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Blog entries on '14 March 2006'

Tuesday 14 March 2006

More on Complicity

I mentioned yesterday, Ellis Sharp's article The Complicity of Paul Celan. Ellis is a fine, high-minded writer whose blogging is always intelligent, often excoriatingly so, and well-argued. I'm not sure that he quite right, however, to direct his ire towards Celan. Or, better, I'm not sure whether Celan's poetry can be read as instrumentally as Ellis reads it, taking the lead from Celan biographer John Felstiner, as an endorsement of the state of Israel and thus as direct evidence of what Ellis calls Celan's "complicity in oppression and injustice."

Ellis cites Denk dir ("It’s a cryptic, elusive poem, like most of Celan’s verse," he rightly cautions). Introducing it, he says it "appears to be a direct response to the Six Day War" [my emphasis]. He follows Felstiner's (biographically reductive) reading throughout despite saying, later in his piece, something which I would agree with: "Felstiner’s book is both classically orientalist and Zionist in its attitudes."

At the beginning his essay, Ellis retells the famous anecdote, one which exemplfies an archetypical moment of misinterpration, whereby, after Celan's meeting with Heidegger (recently so disatrously dramatised by John Banville), Heidegger thrills at the poem (Todtnauberg) that Celan has left him. Heidegger, who knows how willfully, how blindly, sees no rebuke in Celan's ambiguous, yet sad, pointed, accusatory poem.

Certainly, as Steve says, "Celan has a critical aura of protection about him" and one "cannot read his long account of the poet's brief relationship to Israel without unease." And I'm grateful to Ellis for this essay. That the author of such an exceptional oeuvre made mistaken political judgements is indeed "worthy of discussion", but that Celan remained in Paris, writing recondite, intricate works should further caution us against condemning him as a mouthpiece for Zionism. Celan did support Israel; regardless, it is exceedingly difficult to drag his poetry into unambiguous support for anything: I don't think even Celan can be allowed to do that. Certainly, his biographer's politics shouldn't be allowed to flatten his opaque, cryptic, beautiful words.

Posted by Mark Thwaite
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Tuesday 14 March 2006

NY Librarians' 25 Most Memorable Books

This has been widely linked to, but librarians rule, so I'm happy to keep the meme alive: the New York Public Library has unveiled its annual list of 25 Books to Remember.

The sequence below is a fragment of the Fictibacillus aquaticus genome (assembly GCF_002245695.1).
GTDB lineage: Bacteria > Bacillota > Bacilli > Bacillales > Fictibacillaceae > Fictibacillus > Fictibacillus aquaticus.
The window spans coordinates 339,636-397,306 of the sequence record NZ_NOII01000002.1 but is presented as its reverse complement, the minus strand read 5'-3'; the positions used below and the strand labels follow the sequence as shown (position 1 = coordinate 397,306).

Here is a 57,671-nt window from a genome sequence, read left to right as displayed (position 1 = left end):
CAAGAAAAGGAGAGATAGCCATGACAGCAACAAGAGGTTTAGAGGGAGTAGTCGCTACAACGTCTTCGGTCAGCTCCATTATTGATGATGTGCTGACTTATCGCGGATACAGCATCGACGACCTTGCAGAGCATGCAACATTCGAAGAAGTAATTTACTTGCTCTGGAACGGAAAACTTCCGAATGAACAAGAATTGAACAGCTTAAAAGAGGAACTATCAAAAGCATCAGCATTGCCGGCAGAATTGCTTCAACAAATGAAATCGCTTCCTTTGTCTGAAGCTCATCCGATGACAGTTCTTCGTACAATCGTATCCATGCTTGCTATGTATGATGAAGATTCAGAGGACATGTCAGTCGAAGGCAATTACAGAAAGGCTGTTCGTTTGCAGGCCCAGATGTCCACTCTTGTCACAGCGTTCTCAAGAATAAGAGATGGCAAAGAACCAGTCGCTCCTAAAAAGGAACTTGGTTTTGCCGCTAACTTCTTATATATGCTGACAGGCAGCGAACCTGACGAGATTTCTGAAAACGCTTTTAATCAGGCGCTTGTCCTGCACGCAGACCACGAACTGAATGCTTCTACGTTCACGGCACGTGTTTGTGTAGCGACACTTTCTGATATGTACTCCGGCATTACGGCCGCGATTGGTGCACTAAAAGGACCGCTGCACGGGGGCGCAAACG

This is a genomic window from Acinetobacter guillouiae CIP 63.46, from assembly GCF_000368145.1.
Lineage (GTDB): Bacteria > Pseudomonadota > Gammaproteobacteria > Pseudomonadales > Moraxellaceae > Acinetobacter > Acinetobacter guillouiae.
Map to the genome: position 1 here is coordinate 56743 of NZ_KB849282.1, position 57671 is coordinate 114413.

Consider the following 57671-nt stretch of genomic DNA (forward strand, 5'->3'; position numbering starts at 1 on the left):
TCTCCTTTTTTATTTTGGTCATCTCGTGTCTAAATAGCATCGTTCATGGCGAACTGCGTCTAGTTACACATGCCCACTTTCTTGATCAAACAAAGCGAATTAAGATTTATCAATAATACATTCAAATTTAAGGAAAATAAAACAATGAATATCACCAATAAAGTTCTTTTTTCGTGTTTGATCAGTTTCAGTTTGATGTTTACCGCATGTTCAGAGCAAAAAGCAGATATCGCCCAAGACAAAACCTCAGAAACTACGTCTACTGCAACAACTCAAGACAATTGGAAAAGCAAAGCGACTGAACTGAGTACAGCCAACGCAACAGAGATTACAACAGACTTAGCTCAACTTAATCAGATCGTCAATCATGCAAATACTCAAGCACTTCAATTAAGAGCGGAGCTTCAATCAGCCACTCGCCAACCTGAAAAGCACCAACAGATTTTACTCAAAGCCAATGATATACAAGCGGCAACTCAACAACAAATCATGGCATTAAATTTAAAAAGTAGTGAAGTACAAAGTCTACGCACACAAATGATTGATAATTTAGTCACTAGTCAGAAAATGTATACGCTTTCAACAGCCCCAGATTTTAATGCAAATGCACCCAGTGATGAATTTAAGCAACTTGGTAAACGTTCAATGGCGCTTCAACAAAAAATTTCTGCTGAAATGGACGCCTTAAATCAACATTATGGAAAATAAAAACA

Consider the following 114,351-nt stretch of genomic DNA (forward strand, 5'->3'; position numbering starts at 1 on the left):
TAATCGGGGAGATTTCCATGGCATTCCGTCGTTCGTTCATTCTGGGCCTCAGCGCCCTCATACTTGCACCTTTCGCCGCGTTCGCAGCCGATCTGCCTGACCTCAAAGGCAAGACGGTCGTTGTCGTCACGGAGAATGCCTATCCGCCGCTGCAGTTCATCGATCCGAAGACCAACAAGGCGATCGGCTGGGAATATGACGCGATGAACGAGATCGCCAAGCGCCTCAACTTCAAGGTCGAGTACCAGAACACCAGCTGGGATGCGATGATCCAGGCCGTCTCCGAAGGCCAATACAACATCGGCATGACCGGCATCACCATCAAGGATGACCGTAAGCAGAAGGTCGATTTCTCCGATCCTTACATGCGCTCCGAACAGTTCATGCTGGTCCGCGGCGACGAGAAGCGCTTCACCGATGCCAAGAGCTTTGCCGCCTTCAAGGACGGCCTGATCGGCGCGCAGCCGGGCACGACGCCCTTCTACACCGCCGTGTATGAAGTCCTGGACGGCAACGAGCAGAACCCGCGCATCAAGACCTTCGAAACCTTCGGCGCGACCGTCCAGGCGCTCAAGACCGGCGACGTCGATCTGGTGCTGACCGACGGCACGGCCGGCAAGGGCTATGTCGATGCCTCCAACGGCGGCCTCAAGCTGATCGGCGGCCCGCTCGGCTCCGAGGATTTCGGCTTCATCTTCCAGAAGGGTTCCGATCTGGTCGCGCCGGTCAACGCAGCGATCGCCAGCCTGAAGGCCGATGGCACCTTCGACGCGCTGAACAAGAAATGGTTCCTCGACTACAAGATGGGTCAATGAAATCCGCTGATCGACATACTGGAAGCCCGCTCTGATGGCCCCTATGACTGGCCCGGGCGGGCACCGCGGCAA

The Books to Remember program celebrates its 50th anniversary this year—with a list of outstanding titles chosen for their “distinct and lasting contribution to literature.” A panel of NYPL librarians works for months to pick the year’s most outstanding titles. The panel of seven begins by examining hundreds of book reviews. Next, they plunge in, each reading on average more than 100 of the year’s most notable works. Discussions and debates follow as the merits of each book are weighed. Finally, a vote decides which 25 make the list of the year’s most memorable reads.

The list includes some of the (dull) usual suspects (Extremely Loud and Incredibly Close by Jonathan Safran Foer; Never Let Me Go by Kazuo Ishiguro; On Beauty by Zadie Smith), some books we've reviewed here on RSB (The March; Small Island), Windows on the World by Frederic Beigbeder, which I thought clumsy and disingenuous, The Year of Magical Thinking by Joan Didion, which moved me a great deal, and a couple of other titles that look worth tracking down - Bread and Roses: Migrants, and the Struggle for the American Dream by Bruce Watson ("vividly reconstructs the story of the 1912 textile strike in Lawrence, Massachusetts, a watershed moment in American labor history") and The War Works Hard by Dunya Mikha’il (translated from the Arabic by Elizabeth Winslow, this "intimate, subversive, and farsighted collection by an Iraqi poet chronicles the effects of tyranny and war on the psyche.")

Posted by Mark Thwaite
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Omens, after Alexander Pushkin

I rode to meet you: dreams
like living beings swarmed around me
and the moon on my right side
followed me, burning.

I rode back: everything changed.
My soul in love was sad
and the moon on my left side
trailed me without hope.

To such endless impressions
we poets give ourselves absolutely,
making, in silence, omen of mere event,
until the world reflects the deepest needs of the soul.

-- Louise Gluck
Averno (Carcanet Press)

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The Dord, the Diglot, and an Avocado or two

Pre-order Anu Garg's new book: The Dord, the Diglot, and an Avocado or Two: The Hidden Lives and Strange Origins of Common and Not-So-Common Words (ISBN 9780452288614), published by Penguin more …

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The New Spirit of Capitalism The New Spirit of Capitalism
Luc Boltanski; Eve Chiapello
Horizons Touched: The Music of ECM Horizons Touched: The Music of ECM
Steve Lake, Paul Griffiths

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